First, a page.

All images above,
Raw Edges changeable house.

One final thought on this years Festival. As we showed on the underground it seemed only fitting that All Change be dedicated to the man below.

BIG Thank you to
House and Garden, Crafts Council, Design Week, Sally Davis, and Tricia Guild for their support.
Neil from Artvans for amazing service 
Meriel from Precious McBane for coffee and other breaks.
and to everyone who visited All Change

Tuesday, 19 August 2014


..and I'm down at the tube station at #LDF14 as Jessica Light presents ‘All Change- Tassels On The Tube’, a showcase of passementerie in the unusual venue of a unit in Old Street Station. This instillation will launch two new directional collections, Temple Gardens and Southside, which feature materials like elastic, monofilament, brass, straw, horsehair and banana fibre, as well as displaying our latest diffusion range and introducing a new colourway and tassels to our Potsdam collection.
We will also be featuring some of our collaborations with other designers such as The Tassilly Chair with Sophia Wimmpenny from Precious McBane and The Tassel Pendant from Curiousa and Curiousa.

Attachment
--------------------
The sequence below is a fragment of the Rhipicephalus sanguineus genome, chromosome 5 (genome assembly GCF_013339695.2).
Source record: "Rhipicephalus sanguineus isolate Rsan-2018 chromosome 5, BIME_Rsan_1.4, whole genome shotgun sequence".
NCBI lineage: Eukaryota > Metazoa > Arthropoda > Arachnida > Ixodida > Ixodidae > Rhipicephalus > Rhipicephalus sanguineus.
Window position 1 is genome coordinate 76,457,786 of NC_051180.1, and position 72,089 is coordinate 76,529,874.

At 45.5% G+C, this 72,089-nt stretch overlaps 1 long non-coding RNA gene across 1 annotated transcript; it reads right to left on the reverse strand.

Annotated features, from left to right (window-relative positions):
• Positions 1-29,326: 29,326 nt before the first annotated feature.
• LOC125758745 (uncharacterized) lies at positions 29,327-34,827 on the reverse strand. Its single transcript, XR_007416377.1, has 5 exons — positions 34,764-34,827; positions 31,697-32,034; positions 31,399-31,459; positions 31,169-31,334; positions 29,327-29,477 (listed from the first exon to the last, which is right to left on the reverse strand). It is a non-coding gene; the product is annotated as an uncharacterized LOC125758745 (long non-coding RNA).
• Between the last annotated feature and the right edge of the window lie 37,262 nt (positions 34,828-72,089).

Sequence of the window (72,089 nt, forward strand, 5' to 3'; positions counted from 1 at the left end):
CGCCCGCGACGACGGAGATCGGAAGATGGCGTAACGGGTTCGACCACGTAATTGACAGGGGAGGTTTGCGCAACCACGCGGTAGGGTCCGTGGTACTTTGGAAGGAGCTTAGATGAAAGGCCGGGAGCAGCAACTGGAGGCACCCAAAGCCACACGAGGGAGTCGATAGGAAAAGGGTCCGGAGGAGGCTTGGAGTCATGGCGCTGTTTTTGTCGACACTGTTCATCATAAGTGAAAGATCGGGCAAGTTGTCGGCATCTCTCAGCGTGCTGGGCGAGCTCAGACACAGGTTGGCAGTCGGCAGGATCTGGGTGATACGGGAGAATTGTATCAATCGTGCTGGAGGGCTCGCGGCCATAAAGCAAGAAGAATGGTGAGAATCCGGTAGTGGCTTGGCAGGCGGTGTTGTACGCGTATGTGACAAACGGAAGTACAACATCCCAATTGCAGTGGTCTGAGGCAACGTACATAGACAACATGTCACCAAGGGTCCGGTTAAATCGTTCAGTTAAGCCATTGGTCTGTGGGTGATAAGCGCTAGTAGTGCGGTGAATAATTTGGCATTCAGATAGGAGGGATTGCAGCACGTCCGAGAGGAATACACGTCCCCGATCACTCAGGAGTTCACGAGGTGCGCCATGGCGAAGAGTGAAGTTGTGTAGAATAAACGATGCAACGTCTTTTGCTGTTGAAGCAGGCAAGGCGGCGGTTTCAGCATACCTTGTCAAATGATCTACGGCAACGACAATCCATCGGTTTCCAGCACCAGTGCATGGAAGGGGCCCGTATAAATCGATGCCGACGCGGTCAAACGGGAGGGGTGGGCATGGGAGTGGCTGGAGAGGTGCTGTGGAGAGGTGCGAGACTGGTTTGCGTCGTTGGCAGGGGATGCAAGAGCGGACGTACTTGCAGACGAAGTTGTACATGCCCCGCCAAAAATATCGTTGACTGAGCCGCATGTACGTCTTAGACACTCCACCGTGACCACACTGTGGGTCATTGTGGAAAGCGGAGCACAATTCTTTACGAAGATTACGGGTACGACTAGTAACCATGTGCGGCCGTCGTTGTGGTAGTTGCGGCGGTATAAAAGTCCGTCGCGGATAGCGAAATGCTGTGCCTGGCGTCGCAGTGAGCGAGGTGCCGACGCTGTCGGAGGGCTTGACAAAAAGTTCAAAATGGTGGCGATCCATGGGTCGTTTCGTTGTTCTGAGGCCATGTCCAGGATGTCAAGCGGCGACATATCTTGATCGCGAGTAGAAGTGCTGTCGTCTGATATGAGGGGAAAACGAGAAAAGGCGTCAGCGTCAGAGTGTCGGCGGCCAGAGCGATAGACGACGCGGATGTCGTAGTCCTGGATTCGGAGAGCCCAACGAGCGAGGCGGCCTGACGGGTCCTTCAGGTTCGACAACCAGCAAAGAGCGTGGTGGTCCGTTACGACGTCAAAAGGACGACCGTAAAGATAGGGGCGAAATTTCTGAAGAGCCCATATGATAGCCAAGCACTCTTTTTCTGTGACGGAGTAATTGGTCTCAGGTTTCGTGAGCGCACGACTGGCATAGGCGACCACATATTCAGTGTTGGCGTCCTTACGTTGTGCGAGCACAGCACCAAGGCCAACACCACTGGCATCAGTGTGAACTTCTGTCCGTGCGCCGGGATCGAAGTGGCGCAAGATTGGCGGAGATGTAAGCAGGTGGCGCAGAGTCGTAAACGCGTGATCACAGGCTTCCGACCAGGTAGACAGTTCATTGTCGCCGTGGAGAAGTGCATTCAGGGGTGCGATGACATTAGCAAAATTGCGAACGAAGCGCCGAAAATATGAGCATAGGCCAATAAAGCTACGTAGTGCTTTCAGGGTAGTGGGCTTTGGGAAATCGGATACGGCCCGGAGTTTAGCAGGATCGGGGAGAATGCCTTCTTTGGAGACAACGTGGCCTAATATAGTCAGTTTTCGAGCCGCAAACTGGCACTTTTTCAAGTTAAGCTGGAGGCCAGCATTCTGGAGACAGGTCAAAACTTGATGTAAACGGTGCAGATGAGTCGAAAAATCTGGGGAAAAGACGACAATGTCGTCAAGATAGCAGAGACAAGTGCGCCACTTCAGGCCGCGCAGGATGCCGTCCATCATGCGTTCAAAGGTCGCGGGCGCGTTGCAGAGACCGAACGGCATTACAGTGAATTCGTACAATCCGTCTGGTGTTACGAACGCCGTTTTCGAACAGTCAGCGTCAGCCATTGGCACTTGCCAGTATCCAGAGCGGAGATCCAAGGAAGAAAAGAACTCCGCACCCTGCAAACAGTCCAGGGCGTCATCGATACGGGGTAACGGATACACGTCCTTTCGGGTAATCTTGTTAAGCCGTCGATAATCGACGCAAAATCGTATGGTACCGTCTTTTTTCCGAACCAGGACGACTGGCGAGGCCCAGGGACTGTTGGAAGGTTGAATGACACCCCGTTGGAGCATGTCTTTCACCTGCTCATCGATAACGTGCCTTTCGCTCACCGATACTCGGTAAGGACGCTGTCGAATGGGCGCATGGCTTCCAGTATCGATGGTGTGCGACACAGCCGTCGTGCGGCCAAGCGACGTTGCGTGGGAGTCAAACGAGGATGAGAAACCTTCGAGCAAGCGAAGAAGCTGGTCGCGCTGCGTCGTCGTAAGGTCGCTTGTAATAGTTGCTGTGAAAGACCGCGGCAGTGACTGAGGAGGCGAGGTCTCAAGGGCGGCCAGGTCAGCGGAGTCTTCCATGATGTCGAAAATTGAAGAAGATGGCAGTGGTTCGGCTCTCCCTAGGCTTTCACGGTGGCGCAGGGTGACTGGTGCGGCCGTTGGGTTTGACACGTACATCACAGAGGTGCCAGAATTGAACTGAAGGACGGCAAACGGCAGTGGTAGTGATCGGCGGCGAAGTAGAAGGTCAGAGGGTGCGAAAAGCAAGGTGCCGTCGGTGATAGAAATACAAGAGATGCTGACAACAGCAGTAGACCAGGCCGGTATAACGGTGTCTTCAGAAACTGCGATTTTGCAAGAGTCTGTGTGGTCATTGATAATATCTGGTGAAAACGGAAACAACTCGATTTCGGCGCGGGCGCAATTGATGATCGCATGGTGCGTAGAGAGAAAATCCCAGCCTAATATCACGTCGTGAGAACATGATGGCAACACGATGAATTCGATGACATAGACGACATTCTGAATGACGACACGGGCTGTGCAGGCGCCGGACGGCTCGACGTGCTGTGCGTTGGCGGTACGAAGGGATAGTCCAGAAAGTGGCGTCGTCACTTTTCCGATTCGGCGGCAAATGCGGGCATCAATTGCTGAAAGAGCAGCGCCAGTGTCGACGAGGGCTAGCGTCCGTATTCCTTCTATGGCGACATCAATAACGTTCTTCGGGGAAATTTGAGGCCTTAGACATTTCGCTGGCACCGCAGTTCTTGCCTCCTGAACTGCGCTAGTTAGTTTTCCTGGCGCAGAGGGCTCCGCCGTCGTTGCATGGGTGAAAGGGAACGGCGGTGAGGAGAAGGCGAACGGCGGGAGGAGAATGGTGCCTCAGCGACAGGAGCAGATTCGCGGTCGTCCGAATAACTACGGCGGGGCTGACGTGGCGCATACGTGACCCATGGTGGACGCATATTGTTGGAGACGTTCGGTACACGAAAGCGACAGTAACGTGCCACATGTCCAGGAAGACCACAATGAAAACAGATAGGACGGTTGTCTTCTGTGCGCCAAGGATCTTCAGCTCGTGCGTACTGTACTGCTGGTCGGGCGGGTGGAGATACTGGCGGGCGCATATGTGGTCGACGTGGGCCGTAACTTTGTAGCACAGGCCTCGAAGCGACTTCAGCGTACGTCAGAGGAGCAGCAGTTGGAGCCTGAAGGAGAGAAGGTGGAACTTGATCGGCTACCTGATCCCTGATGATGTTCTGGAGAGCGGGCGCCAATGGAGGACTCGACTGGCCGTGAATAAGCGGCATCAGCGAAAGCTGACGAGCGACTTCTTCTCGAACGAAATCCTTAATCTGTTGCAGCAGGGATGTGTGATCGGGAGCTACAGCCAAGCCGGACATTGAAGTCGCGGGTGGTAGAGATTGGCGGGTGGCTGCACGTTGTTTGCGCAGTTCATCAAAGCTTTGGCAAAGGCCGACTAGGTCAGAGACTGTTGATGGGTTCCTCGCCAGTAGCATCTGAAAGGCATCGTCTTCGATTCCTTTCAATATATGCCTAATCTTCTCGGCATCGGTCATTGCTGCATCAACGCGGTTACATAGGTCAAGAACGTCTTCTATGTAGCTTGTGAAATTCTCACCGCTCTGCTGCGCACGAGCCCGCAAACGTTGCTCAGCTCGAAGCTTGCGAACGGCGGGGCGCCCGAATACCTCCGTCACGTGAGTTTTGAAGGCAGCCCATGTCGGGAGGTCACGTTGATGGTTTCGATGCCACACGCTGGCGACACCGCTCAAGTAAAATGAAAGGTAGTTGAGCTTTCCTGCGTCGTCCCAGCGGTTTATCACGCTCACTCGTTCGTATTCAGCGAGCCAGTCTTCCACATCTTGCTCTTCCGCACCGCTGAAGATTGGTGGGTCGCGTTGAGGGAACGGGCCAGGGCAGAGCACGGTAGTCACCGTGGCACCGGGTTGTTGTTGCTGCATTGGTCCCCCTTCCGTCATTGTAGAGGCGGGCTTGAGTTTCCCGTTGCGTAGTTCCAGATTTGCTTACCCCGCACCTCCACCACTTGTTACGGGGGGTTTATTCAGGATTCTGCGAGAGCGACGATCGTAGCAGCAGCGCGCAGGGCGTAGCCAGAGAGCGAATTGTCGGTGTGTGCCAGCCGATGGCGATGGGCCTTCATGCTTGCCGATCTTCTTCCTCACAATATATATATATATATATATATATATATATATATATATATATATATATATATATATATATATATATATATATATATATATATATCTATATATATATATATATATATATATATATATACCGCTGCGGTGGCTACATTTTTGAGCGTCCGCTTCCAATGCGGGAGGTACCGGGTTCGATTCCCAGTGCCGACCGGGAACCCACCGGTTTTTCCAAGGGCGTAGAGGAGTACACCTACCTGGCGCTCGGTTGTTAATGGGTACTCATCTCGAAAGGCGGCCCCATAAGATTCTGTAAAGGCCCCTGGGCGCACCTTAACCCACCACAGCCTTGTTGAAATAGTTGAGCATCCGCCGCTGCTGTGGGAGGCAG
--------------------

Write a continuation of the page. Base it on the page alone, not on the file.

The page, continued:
New trims from the Temple Gardens collection

The new Garrow tieback.

The above tieback is named after historic barrister William Garrow, who coined the phase 'Innocent until proven guilty' and is a response to the government's plans to change the legal aid system so people without means may not be able to get proper legal representation and therefore a fair trial [political passementerie? Now there's a first]

A bespoke white version of the Tassily chair, our collaboration with Precious McBane. We will be showing the original version.

The Tassel Light

A tube station may seem the last place the place you'd expect to see passementerie, but there is method in the madness. The London Underground, since it's inception, has been a bastion of brilliant design from the magnificent moquette seating textiles to the iconic graphics of the tube map, so to stage a design show in one of it's tunnels isn't so off the random Richter scale.
I grew up on the Northern Line [or Misery Line as it was known in days of yore due to it's lack of movement in any direction], which Old Street is on. I was born off it, lived off it, went to school [or often didn't] off it. In fact from the ages of 0-25 it was my main stamping ground so it makes perfect sense to show on it.